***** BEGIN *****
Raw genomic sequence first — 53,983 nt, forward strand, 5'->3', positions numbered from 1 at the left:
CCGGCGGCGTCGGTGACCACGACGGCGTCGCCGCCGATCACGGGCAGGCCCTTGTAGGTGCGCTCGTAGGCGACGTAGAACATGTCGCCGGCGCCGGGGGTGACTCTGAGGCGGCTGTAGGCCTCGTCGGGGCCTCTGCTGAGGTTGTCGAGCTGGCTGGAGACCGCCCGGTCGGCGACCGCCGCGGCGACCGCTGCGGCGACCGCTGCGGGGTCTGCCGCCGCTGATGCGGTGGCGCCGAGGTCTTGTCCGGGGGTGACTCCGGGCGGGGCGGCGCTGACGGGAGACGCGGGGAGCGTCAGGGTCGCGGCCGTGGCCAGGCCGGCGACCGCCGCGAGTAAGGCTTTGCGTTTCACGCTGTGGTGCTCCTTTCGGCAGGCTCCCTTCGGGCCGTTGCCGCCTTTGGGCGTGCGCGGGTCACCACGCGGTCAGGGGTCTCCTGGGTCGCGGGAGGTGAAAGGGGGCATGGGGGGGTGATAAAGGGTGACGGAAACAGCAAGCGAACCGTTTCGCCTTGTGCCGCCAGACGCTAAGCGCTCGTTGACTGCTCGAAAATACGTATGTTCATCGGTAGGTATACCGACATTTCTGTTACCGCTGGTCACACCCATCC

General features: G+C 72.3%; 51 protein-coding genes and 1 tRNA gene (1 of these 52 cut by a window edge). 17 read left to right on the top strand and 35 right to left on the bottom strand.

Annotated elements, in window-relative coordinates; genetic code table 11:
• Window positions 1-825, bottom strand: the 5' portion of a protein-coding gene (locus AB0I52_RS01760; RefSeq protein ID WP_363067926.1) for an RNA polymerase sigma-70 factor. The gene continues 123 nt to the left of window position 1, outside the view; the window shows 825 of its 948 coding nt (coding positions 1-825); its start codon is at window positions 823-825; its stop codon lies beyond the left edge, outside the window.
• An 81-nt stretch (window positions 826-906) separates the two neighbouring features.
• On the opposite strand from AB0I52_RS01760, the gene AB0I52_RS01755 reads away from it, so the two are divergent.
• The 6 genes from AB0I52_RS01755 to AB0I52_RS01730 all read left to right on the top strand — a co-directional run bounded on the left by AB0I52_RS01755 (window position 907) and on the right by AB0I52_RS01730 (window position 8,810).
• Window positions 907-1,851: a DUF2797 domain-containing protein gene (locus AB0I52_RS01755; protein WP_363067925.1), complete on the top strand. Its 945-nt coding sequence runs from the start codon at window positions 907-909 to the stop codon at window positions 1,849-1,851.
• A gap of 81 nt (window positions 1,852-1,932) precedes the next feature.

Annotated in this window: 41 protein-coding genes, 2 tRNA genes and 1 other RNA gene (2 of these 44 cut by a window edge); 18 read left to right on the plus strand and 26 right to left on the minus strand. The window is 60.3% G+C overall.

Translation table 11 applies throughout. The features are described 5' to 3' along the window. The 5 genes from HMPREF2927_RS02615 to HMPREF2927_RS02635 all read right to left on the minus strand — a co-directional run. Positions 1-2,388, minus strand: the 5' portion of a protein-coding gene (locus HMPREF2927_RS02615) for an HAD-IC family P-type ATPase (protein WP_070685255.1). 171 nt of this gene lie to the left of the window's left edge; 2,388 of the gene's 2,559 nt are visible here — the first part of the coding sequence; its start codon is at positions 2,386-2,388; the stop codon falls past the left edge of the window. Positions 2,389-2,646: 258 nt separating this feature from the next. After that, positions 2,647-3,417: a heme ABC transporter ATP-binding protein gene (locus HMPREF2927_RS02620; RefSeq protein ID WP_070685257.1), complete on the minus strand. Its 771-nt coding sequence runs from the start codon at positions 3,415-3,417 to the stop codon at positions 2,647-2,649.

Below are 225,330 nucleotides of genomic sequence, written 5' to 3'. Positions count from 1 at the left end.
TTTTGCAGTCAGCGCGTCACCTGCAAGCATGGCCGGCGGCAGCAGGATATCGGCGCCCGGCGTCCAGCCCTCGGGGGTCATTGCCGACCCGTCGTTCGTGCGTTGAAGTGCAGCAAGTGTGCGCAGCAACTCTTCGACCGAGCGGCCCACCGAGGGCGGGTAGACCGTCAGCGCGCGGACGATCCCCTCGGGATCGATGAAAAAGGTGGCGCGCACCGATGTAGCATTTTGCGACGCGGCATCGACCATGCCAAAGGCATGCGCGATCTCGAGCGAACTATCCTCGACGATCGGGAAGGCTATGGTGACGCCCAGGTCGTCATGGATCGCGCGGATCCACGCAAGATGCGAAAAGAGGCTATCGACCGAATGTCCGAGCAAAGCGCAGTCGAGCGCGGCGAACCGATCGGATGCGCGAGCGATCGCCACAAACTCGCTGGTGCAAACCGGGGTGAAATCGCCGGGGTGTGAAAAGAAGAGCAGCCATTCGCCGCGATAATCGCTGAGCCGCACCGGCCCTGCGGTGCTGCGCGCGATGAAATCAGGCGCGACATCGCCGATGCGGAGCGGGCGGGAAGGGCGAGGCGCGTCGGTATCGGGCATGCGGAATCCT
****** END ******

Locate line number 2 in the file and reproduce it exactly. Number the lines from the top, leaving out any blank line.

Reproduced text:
CCGGCGGCGTCGGTGACCACGACGGCGTCGCCGCCGATCACGGGCAGGCCCTTGTAGGTGCGCTCGTAGGCGACGTAGAACATGTCGCCGGCGCCGGGGGTGACTCTGAGGCGGCTGTAGGCCTCGTCGGGGCCTCTGCTGAGGTTGTCGAGCTGGCTGGAGACCGCCCGGTCGGCGACCGCCGCGGCGACCGCTGCGGCGACCGCTGCGGGGTCTGCCGCCGCTGATGCGGTGGCGCCGAGGTCTTGTCCGGGGGTGACTCCGGGCGGGGCGGCGCTGACGGGAGACGCGGGGAGCGTCAGGGTCGCGGCCGTGGCCAGGCCGGCGACCGCCGCGAGTAAGGCTTTGCGTTTCACGCTGTGGTGCTCCTTTCGGCAGGCTCCCTTCGGGCCGTTGCCGCCTTTGGGCGTGCGCGGGTCACCACGCGGTCAGGGGTCTCCTGGGTCGCGGGAGGTGAAAGGGGGCATGGGGGGGTGATAAAGGGTGACGGAAACAGCAAGCGAACCGTTTCGCCTTGTGCCGCCAGACGCTAAGCGCTCGTTGACTGCTCGAAAATACGTATGTTCATCGGTAGGTATACCGACATTTCTGTTACCGCTGGTCACACCCATCC